|US7126534||Jan 14, 2004||Oct 24, 2006||Rannoch Corporation||Minimum safe altitude warning|
|US7132982||Dec 23, 2003||Nov 7, 2006||Rannock Corporation||Method and apparatus for accurate aircraft and vehicle tracking|
|US7203688 *||Jan 26, 1999||Apr 10, 2007||Stasys Limited||Analysing tactical data link messages|
|US7248219||Aug 22, 2005||Jul 24, 2007||Era Systems Corporation||Correlation of flight track data with other data sources|
|US7256728 *||Mar 17, 2004||Aug 14, 2007||Craig Anthony Kenny||Aircraft avoidance system for prohibiting an aircraft from entering an exclusion zone|
|US7262730 *||Aug 30, 2005||Aug 28, 2007||Saab Ab||Method and a station for assisting the control of an aircraft|
|US7271740 *||Dec 20, 2004||Sep 18, 2007||Fischer Mark R||System and process for providing improved aircraft operational safety|
|US7295925||Nov 22, 2006||Nov 13, 2007||Intelligent Technologies International, Inc.||Accident avoidance systems and methods|
|US7312743 *||May 8, 2006||Dec 25, 2007||Aviation Communication & Sureillance Systems, Llc||Systems and methods for displaying hazards|
|US7362258 *||Mar 25, 2005||Apr 22, 2008||Honda Motor Co., Ltd.||Transponder detection system using radio and light wave signals|
|US7375683||Jan 30, 2006||May 20, 2008||Era Systems Corporation||Use of geo-stationary satellites to augment wide— area multilateration synchronization|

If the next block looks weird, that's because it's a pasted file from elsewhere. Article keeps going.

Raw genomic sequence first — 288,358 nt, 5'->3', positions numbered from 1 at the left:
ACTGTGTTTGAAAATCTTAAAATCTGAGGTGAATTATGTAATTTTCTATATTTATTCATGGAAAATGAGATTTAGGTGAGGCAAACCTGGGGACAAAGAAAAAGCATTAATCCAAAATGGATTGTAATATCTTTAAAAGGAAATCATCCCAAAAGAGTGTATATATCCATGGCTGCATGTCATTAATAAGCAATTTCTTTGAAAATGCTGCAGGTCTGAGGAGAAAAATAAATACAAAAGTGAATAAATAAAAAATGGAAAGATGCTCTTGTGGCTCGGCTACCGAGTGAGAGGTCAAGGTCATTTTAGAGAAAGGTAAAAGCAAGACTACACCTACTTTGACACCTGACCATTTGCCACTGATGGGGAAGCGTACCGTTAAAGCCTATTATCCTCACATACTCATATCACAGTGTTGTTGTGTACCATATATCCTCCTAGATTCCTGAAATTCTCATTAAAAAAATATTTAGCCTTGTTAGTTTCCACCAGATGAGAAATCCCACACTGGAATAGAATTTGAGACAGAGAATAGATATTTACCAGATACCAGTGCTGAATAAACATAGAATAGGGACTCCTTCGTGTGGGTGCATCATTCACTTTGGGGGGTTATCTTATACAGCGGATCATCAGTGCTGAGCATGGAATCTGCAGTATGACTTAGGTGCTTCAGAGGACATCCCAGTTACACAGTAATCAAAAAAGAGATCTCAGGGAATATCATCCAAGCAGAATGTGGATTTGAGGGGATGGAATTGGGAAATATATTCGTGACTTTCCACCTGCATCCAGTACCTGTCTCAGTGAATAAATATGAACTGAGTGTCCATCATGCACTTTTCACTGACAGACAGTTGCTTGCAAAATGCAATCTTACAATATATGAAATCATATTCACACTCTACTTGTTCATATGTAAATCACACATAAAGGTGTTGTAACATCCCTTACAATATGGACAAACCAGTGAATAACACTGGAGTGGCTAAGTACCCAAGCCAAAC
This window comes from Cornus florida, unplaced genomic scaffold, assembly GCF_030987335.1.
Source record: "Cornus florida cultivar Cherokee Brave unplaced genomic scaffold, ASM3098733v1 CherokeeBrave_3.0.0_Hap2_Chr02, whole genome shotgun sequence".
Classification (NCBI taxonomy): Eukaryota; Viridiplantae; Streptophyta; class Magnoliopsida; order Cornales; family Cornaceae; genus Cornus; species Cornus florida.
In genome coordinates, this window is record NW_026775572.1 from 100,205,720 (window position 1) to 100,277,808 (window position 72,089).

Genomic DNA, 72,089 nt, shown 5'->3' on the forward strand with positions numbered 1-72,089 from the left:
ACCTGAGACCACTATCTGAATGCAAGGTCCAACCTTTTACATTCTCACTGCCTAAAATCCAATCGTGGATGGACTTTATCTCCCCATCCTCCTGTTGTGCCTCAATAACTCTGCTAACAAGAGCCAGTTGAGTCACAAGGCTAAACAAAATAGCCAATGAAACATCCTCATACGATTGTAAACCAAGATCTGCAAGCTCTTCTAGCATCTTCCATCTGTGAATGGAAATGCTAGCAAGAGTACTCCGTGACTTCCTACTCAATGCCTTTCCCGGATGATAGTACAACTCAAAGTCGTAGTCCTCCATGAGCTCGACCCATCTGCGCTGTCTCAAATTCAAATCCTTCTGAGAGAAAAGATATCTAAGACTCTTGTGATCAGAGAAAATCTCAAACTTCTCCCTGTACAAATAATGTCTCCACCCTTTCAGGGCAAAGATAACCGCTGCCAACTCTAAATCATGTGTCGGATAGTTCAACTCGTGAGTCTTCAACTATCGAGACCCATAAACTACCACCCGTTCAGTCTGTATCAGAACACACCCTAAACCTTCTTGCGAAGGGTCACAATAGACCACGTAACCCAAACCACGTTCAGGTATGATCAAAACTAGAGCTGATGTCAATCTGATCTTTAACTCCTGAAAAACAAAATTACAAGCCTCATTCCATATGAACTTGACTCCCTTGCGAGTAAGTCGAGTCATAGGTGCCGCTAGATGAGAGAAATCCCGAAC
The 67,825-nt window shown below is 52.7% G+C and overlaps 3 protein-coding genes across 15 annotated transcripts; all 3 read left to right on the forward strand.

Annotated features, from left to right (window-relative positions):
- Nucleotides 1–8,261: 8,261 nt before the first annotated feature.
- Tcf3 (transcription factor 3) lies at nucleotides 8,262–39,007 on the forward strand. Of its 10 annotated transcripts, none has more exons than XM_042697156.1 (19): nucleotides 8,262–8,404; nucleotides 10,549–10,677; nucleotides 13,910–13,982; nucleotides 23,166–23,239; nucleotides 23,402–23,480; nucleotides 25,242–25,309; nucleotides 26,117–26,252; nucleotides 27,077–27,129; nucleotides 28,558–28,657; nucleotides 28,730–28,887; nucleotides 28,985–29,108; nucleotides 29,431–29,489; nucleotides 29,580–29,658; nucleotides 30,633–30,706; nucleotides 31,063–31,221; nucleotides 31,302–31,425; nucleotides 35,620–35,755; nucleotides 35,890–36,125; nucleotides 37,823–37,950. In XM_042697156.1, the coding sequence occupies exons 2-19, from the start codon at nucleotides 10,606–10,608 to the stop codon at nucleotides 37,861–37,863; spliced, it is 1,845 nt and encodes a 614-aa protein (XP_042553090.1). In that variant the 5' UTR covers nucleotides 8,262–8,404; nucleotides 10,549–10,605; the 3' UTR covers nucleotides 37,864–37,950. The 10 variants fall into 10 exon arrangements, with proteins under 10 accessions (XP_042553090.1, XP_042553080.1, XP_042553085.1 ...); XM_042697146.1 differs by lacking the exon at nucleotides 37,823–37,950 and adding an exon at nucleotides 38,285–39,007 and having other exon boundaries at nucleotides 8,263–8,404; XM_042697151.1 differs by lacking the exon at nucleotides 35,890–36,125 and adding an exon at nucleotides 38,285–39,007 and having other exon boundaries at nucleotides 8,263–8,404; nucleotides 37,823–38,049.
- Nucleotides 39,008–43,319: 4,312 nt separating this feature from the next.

|US7411519 *||May 3, 2000||Aug 12, 2008||Honeywell International Inc.||System and method for predicting and displaying wake vortex turbulence|
|US7423590||Apr 30, 2007||Sep 9, 2008||Era Systems Corporation||Method and apparatus for improving ADS-B security|
|US7426437||Mar 5, 2007||Sep 16, 2008||Intelligent Technologies International, Inc.||Accident avoidance systems and methods|
|US7429950||Jul 25, 2006||Sep 30, 2008||Era Systems Corporation||Method and apparatus to extend ADS performance metrics|
|US7437250||Jun 6, 2005||Oct 14, 2008||Era Systems Corporation||Airport pavement management system|
|US7477193||May 8, 2006||Jan 13, 2009||Era Systems Corporation||Method and system for elliptical-based surveillance|
|US7495612||Oct 24, 2005||Feb 24, 2009||Era Systems Corporation||Method and apparatus to improve ADS-B security|
|US7516014||Aug 26, 2005||Apr 7, 2009||Saab Ab||System and a method for automatic air collision avoidance|
|US7567199 *||Dec 20, 2007||Jul 28, 2009||Aviation Communication & Surveillance Systems||Systems and methods for displaying hazards|